Pie for Breakfast shows a Red Tailed Hawk shielding his prey from the magpie's mate. It is a scene the artist came across in real life and could not wait to depict it in Bronze. It is a Lost Wax Method bronze sculpture by award-winning artist Bob Scheelings of Skull Valley, Arizona, USA in a limited edition of Ten. Call artist or gallery for prices.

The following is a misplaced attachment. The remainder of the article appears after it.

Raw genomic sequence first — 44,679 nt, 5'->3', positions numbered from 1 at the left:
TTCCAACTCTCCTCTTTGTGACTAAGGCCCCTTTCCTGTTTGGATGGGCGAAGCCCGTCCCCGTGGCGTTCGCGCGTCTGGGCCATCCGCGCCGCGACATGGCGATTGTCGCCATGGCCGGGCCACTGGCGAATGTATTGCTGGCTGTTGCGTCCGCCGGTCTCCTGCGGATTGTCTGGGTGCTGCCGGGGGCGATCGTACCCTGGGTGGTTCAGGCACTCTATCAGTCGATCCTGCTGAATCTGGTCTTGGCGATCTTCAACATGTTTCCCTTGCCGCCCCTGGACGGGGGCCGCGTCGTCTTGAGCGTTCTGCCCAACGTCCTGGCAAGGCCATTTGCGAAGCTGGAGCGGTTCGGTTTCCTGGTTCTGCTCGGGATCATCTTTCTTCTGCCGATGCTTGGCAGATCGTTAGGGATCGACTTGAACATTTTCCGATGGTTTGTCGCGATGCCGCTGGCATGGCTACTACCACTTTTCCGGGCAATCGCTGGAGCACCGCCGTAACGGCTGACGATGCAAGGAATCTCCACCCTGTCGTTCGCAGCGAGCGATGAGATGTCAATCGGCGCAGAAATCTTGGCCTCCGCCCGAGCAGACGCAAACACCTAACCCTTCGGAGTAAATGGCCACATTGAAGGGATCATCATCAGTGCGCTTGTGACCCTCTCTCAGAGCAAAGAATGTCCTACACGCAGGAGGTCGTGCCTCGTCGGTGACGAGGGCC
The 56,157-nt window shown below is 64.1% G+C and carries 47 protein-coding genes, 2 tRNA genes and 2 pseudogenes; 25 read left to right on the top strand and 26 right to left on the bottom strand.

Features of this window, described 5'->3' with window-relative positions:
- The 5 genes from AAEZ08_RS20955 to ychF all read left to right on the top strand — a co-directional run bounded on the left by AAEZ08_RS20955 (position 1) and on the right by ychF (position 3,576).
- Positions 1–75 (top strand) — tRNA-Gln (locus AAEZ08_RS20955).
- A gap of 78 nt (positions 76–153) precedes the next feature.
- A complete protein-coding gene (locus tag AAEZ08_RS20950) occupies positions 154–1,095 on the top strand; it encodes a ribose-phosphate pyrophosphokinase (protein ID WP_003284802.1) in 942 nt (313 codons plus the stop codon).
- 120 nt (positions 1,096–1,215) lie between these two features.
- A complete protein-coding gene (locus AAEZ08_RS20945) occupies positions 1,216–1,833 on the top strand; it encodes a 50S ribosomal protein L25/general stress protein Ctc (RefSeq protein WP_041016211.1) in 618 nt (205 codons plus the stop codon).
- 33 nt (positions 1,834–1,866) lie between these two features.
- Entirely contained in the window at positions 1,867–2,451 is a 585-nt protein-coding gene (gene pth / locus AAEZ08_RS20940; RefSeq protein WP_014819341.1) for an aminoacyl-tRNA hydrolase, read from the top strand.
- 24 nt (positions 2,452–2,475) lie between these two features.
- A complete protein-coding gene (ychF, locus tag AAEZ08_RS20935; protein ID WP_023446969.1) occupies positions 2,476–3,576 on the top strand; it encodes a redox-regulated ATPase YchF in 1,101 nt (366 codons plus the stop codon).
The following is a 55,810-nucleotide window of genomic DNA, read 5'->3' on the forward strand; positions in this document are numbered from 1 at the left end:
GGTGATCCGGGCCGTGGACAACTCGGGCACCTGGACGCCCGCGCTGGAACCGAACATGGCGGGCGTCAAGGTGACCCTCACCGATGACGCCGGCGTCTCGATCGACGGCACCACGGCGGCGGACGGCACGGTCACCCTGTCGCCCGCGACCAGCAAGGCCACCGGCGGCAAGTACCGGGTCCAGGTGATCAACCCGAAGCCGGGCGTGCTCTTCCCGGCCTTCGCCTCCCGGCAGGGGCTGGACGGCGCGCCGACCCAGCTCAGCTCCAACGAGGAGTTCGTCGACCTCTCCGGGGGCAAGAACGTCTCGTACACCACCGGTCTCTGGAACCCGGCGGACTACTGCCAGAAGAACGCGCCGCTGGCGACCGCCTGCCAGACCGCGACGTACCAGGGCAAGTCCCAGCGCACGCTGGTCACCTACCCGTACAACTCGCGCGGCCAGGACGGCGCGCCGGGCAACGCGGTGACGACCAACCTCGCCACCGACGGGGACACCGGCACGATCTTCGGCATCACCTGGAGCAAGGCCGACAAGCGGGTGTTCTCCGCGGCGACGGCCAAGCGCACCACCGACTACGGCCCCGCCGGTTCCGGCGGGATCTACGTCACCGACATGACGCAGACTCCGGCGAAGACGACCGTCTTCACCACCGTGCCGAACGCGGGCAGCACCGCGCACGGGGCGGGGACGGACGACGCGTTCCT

Bob Scheelings works are characterized by an amazing sense of realism. No detail goes unnoticed. His experience and skills as a horseman shows through when it comes to conformation and the equipment the horse is fitted with. No matter what the subject matter is; whether it is wildlife, birds, horses, or just your ordinary hounddog or barnyard rooster; miniature or monumental, he truly captures their spirit. Customers are amazed to find the true character and little quirks their animals have in his custom made bronze portraits.As a child, Bob Scheelings liked to roam the dunes near his home on the western shores of his native country The Netherlands. The abundant aviary wildlife present became his object of study. Especially drawn to the crow family and birds of prey, he then began putting his observations to task as a taxidermist.During his early twenties, this mainly self-taught artist moved to the United States to perfect yet another passion: the art of horse training. He now found himself in a totally different environment, the deserts of the Southwest. He quickly became smitten with his harsh and diverse surroundings.Working as ranch manager for Al Dunning, a multiple World Champion reining- and cutting horse trainer, Bob was exposed to a willing audience for commissioned horse portraits in pastel. He also started painting desert landscapes and cowboy scenes, influenced by artists such as Charlie Russell, George Phippen, Mehl Lawson, and John Clymer.From drawing and painting he moved into the realm of three dimensional art but this was a much slower and more costly process, with a steep learning curve.Always a big fan of George Phippen (whose hometown, Skull Valley, he now resides in) and Mehl Lawson, he had tried sculpture several times before but didn't know enough about the process. To learn more about the process, Bob went to work for a fine art foundry in Prescott. Bronze is now his medium of choice.Gallery inquiries welcome.